Day 39 - July 15th
Total: 1582.4 miles
Moving Avg: 9.6 mph
Overall Avg: 6.1 mph
We finished the s'mores for breakfast. How wickedly awesome is that?!?
After breakfast, we rolled the one and a half miles up to the next convenience store, for coffee before our ride. (I promise this is a wilderness experience, we are just in a very popular wilderness area). Then we rolled north along the shore of Jackson Lake. The forest obstructed most of the view, but when it opened up, we saw the immense blue gem seeded beneath the Tetons, welcoming southbound travelers with a stunning entry into the park.
After taking in the Tetons for one last time, we peeled away from the lake and made the climb out of the park toward Flagg Ranch. On the descent, we entered wilderness that had burned in a 1988 wildfire. It was pretty interesting to see a full forest of pine trees which were about ten to fifteen feet tall, interrupted by dead snags that hadn't fallen since the fire 28 years ago. Black spikes sticking out twenty to thirty feet above the treeline gave the forest a snapshot of its history.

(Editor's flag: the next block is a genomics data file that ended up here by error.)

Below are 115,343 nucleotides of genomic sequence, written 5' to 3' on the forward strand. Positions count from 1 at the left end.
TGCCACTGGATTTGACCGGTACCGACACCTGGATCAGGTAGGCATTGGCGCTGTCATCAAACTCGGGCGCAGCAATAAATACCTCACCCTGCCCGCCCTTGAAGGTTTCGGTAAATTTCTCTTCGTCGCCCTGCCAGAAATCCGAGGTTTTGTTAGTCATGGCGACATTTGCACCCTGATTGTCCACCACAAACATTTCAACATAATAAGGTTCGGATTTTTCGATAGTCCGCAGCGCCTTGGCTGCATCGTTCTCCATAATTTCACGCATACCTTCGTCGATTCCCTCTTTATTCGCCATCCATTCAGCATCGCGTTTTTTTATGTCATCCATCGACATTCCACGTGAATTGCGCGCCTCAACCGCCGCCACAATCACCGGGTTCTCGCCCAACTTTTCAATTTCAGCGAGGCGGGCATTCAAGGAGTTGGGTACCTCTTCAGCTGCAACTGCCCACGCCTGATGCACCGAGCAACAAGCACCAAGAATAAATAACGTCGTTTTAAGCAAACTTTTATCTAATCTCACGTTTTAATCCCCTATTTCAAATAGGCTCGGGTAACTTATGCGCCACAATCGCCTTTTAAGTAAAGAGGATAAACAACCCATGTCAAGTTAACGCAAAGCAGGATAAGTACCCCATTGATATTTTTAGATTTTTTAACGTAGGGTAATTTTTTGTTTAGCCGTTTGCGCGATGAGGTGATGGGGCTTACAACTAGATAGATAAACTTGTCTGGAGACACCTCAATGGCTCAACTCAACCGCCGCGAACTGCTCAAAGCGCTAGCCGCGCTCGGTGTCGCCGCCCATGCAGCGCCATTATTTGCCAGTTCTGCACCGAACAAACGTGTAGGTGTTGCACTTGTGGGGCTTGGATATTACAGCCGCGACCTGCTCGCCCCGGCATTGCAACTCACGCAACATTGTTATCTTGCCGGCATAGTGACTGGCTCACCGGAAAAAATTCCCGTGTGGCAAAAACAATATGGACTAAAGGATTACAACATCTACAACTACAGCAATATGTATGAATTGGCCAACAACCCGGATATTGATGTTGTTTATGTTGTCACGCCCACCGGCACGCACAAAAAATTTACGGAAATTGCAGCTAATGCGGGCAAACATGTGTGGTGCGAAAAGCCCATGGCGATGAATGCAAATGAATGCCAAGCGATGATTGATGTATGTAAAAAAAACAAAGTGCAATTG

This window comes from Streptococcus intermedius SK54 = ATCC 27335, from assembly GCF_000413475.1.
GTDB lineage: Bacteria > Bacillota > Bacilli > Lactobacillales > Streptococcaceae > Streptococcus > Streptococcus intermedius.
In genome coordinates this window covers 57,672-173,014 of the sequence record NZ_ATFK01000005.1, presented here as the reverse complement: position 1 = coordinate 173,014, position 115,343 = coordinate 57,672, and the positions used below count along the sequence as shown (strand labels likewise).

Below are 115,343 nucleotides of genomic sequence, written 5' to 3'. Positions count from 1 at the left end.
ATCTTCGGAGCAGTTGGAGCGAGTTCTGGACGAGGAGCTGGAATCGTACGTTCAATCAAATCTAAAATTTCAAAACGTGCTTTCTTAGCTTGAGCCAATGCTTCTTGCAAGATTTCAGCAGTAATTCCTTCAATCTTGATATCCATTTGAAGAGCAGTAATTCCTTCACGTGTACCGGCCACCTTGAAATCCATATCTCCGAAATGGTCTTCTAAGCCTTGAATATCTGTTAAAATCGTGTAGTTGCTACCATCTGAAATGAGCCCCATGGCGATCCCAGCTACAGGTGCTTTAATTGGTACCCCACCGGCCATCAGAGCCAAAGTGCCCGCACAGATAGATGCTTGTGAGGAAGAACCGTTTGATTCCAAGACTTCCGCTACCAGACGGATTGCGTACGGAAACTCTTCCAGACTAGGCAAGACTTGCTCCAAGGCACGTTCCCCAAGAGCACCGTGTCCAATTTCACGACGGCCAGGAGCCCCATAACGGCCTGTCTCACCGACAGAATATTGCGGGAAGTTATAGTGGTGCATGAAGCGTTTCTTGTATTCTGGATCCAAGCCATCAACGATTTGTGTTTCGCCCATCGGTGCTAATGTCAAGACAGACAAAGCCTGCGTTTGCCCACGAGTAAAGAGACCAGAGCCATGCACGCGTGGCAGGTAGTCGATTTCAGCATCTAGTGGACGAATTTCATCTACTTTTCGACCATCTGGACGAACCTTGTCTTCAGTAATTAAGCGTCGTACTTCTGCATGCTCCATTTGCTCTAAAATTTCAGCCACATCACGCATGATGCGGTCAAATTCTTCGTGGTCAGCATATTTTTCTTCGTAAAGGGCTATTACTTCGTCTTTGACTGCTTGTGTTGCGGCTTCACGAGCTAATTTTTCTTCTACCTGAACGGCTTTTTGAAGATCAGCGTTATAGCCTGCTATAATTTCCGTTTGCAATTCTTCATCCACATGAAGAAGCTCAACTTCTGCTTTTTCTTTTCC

At Flagg Ranch, we enjoyed our lunch, and the excitement of returning to a gravel road. We had thirty plus miles before us on a gravel road towards Ashton, Idaho. We didn't have a campsite in mind, so it was still up in the air as to whether we would make it to Idaho today.
The road was winding and rolling on easy gravel for most of the afternoon. The trees crept close to the trail, closing us in the dark pine forest. Near the creeks, the grass grew tall and the shrubs were dense. Every dark shadow, or browned pine, was a bear until we took a second look. Apricots and I rolled through the forest happily ringing our bear bells periodically to help scare any would be attackers.
After climbing up and over Grassy Lake Reservoir, and past a Boy Scout summer camp, we started our long gradual descent out of Wyoming. The land turned arid as we made our way west, passing a few dry creek beds. We took lunch at South Boone Creek, just before the hard packed dirt road opened into a wide gravel road of such dusty wealth, we thought we were in the Great Basin again.
Just prior to entering into Idaho, we passed Indian Lake, a mountain lake of such great size and proximity to civilization, it would be a boaters destination heaven. Fortunately (or unfortunately) the lake is covered in lily pads as far as the eye can see. Seeing a lake with lily pads is commonplace to a hiker/biker, but I have never seen one so large like this.
The final descent into Idaho was such a bumpy gravel road, we opted to plug our ears with music and power through the struggle. In the end, we hit a smooth patch of paving, and I heard Apricots zip past me screaming R2D2-like squeals of delight.
Two miles later we pulled into a campground, where our tent is nestled in an amazing Aspen Grove.
Live life at a slower place.